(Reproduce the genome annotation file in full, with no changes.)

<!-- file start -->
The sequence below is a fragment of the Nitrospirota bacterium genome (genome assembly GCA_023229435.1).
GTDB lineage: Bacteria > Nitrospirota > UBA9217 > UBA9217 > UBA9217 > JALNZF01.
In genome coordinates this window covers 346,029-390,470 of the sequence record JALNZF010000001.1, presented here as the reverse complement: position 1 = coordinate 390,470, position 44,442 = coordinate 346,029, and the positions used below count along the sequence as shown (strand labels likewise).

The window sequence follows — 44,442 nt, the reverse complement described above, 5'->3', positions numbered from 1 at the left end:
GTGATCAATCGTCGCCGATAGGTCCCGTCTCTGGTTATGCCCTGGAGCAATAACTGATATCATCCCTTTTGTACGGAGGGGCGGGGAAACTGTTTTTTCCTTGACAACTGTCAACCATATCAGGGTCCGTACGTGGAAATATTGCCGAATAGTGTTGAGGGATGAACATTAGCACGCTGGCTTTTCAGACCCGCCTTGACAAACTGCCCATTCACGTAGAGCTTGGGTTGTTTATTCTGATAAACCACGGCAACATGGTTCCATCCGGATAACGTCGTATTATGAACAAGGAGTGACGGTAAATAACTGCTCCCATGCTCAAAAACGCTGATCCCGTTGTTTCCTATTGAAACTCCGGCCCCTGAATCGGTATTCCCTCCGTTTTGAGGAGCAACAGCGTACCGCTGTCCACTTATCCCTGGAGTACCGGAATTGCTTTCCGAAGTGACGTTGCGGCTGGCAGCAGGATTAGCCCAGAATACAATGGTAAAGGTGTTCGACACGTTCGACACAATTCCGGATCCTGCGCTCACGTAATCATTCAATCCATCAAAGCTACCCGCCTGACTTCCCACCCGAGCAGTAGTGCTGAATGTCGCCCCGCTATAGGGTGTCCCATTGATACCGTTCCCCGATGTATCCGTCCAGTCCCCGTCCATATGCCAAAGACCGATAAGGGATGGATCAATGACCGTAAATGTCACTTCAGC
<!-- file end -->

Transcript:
The sequence below is a fragment of the Nitrospirota bacterium genome (genome assembly GCA_023229435.1).
GTDB lineage: Bacteria > Nitrospirota > UBA9217 > UBA9217 > UBA9217 > JALNZF01.
In genome coordinates this window covers 346,029-390,470 of the sequence record JALNZF010000001.1, presented here as the reverse complement: position 1 = coordinate 390,470, position 44,442 = coordinate 346,029, and the positions used below count along the sequence as shown (strand labels likewise).

The window sequence follows — 44,442 nt, the reverse complement described above, 5'->3', positions numbered from 1 at the left end:
GTGATCAATCGTCGCCGATAGGTCCCGTCTCTGGTTATGCCCTGGAGCAATAACTGATATCATCCCTTTTGTACGGAGGGGCGGGGAAACTGTTTTTTCCTTGACAACTGTCAACCATATCAGGGTCCGTACGTGGAAATATTGCCGAATAGTGTTGAGGGATGAACATTAGCACGCTGGCTTTTCAGACCCGCCTTGACAAACTGCCCATTCACGTAGAGCTTGGGTTGTTTATTCTGATAAACCACGGCAACATGGTTCCATCCGGATAACGTCGTATTATGAACAAGGAGTGACGGTAAATAACTGCTCCCATGCTCAAAAACGCTGATCCCGTTGTTTCCTATTGAAACTCCGGCCCCTGAATCGGTATTCCCTCCGTTTTGAGGAGCAACAGCGTACCGCTGTCCACTTATCCCTGGAGTACCGGAATTGCTTTCCGAAGTGACGTTGCGGCTGGCAGCAGGATTAGCCCAGAATACAATGGTAAAGGTGTTCGACACGTTCGACACAATTCCGGATCCTGCGCTCACGTAATCATTCAATCCATCAAAGCTACCCGCCTGACTTCCCACCCGAGCAGTAGTGCTGAATGTCGCCCCGCTATAGGGTGTCCCATTGATACCGTTCCCCGATGTATCCGTCCAGTCCCCGTCCATATGCCAAAGACCGATAAGGGATGGATCAATGACCGTAAATGTCACTTCAGC